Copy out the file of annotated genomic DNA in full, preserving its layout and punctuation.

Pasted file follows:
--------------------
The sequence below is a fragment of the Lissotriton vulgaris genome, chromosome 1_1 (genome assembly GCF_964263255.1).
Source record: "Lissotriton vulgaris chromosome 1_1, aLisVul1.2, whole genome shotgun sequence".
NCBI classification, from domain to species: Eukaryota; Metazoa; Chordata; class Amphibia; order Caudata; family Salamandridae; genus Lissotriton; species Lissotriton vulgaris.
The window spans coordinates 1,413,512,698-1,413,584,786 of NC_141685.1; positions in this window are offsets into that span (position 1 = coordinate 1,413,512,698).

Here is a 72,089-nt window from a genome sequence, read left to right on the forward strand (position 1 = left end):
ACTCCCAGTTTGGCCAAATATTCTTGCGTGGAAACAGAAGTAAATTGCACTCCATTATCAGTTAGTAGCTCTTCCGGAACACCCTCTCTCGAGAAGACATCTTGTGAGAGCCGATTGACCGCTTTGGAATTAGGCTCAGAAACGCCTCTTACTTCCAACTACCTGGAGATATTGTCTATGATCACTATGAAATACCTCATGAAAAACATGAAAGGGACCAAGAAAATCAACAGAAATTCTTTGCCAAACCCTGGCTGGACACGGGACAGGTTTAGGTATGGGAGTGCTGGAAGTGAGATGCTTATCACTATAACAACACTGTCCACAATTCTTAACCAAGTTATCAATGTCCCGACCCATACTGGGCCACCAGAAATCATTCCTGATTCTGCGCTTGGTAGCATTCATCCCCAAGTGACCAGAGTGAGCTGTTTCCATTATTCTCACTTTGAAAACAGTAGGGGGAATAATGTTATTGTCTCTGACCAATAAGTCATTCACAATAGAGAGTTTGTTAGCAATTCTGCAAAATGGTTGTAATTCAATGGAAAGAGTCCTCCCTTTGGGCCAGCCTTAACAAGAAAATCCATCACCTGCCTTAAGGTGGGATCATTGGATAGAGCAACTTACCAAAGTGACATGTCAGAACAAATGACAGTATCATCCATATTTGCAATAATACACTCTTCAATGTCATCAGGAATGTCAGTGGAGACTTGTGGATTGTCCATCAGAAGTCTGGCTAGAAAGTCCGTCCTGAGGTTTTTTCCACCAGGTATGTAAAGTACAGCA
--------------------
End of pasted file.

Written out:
The sequence below is a fragment of the Lissotriton vulgaris genome, chromosome 1_1 (genome assembly GCF_964263255.1).
Source record: "Lissotriton vulgaris chromosome 1_1, aLisVul1.2, whole genome shotgun sequence".
NCBI classification, from domain to species: Eukaryota; Metazoa; Chordata; class Amphibia; order Caudata; family Salamandridae; genus Lissotriton; species Lissotriton vulgaris.
The window spans coordinates 1,413,512,698-1,413,584,786 of NC_141685.1; positions in this window are offsets into that span (position 1 = coordinate 1,413,512,698).

Here is a 72,089-nt window from a genome sequence, read left to right on the forward strand (position 1 = left end):
ACTCCCAGTTTGGCCAAATATTCTTGCGTGGAAACAGAAGTAAATTGCACTCCATTATCAGTTAGTAGCTCTTCCGGAACACCCTCTCTCGAGAAGACATCTTGTGAGAGCCGATTGACCGCTTTGGAATTAGGCTCAGAAACGCCTCTTACTTCCAACTACCTGGAGATATTGTCTATGATCACTATGAAATACCTCATGAAAAACATGAAAGGGACCAAGAAAATCAACAGAAATTCTTTGCCAAACCCTGGCTGGACACGGGACAGGTTTAGGTATGGGAGTGCTGGAAGTGAGATGCTTATCACTATAACAACACTGTCCACAATTCTTAACCAAGTTATCAATGTCCCGACCCATACTGGGCCACCAGAAATCATTCCTGATTCTGCGCTTGGTAGCATTCATCCCCAAGTGACCAGAGTGAGCTGTTTCCATTATTCTCACTTTGAAAACAGTAGGGGGAATAATGTTATTGTCTCTGACCAATAAGTCATTCACAATAGAGAGTTTGTTAGCAATTCTGCAAAATGGTTGTAATTCAATGGAAAGAGTCCTCCCTTTGGGCCAGCCTTAACAAGAAAATCCATCACCTGCCTTAAGGTGGGATCATTGGATAGAGCAACTTACCAAAGTGACATGTCAGAACAAATGACAGTATCATCCATATTTGCAATAATACACTCTTCAATGTCATCAGGAATGTCAGTGGAGACTTGTGGATTGTCCATCAGAAGTCTGGCTAGAAAGTCCGTCCTGAGGTTTTTTCCACCAGGTATGTAAAGTACAGCA